So a Third Party who collects data from an affiliate is not a third party.  So this would or could mean a totally separate brand which the user has no knowledge of?

Thanks

From: Rachel Thomas [mailto:RThomas@the-dma.org]<mailto:[mailto:RThomas@the-dma.org]>
Sent: Tuesday, October 09, 2012 1:16 PM
To: <mailto:public-tracking@w3.org> public-tracking@w3.org<mailto:public-tracking@w3.org>
Subject: ACTION-267 - Propose first/third party definitions from existing DAA documents

Folks – As promised, I am submitting the Digital Advertising Alliance (DAA) definitions of “first party” and “third party” for consideration / inclusion in section 3.5<http://www.w3.org/2011/tracking-protection/drafts/tracking-compliance.html#first-third-parties> (“First and Third Parties”) of the W3C TPWG "Tracking Compliance and Scope” document.  Below are both formal definitions and related commentary from the DAA Self-Regulatory Principles for Multi-Site Data<https://www.aboutads.info/resource/download/Multi-Site-Data-Principles.pdf>.

FIRST PARTY

Definition: A First Party is the entity that is the owner of the Web site or has Control over the Web site with which the consumer interacts and its Affiliates.

Commentary: The actions of agents and other entities that similarly perform business operations of First Parties are treated as if they stand in the shoes of First Parties under these Principles and thus such actions are not included in Multi-Site Data.

THIRD PARTY

Definition: An entity is a Third Party to the extent that it collects Multi-Site Data on a non-Affiliate’s Web site.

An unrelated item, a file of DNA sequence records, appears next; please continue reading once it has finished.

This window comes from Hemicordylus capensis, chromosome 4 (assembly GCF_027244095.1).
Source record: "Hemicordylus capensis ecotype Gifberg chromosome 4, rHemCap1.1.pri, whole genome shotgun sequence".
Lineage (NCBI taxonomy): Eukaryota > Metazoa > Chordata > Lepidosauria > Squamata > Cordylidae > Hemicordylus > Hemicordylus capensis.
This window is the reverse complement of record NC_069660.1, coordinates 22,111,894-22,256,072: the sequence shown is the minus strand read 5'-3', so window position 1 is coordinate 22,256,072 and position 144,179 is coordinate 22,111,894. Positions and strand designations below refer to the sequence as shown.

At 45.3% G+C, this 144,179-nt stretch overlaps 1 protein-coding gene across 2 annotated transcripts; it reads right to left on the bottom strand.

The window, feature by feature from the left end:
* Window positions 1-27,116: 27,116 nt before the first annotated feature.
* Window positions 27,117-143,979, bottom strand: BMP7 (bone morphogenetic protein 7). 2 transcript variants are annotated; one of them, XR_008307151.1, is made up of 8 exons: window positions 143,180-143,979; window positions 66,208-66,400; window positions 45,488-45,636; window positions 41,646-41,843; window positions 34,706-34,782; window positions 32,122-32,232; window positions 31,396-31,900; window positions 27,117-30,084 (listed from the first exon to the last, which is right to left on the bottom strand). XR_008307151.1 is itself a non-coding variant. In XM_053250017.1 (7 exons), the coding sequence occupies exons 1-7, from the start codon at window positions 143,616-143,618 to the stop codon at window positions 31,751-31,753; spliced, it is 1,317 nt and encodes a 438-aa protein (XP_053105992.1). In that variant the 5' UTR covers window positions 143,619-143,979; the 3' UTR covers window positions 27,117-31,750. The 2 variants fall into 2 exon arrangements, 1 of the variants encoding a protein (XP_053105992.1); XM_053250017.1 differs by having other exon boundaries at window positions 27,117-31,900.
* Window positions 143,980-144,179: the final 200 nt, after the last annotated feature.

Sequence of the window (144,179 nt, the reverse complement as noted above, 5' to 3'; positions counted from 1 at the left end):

Commentary:  As described in the OBA Principles, in certain situations where it is clear that the consumer is interacting with a portion of a Web site that is being operated by a different entity than the owner of the Web site, the different entity would not be a Third Party for purposes of the Principles, because the consumer would reasonably understand the nature of the direct interaction with that entity. The situation where this occurs most frequently today is where an entity through a “widget” or “video player” enables content on a Web site and it is clear that such content and that portion of the Web sites is provided by the other entity and not the First Party Web site. The other entity (e.g. the “widget” or “video player”) is directly interacting with the consumer and, from the consumer’s perspective, acting as a First Party. Thus, it is unnecessary to apply to these activities the Principles governing data collection and use by Third Parties with which the consumer is not directly interacting.

Very best,
Rachel

Rachel Nyswander Thomas
Vice President, Government Affairs
Direct Marketing Association
(202) 861-2443 office
(202) 560-2335 cell
rthomas@the-dma.org<mailto:rthomas@the-dma.org>

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Received on Wednesday, 10 October 2012 22:26:52 UTC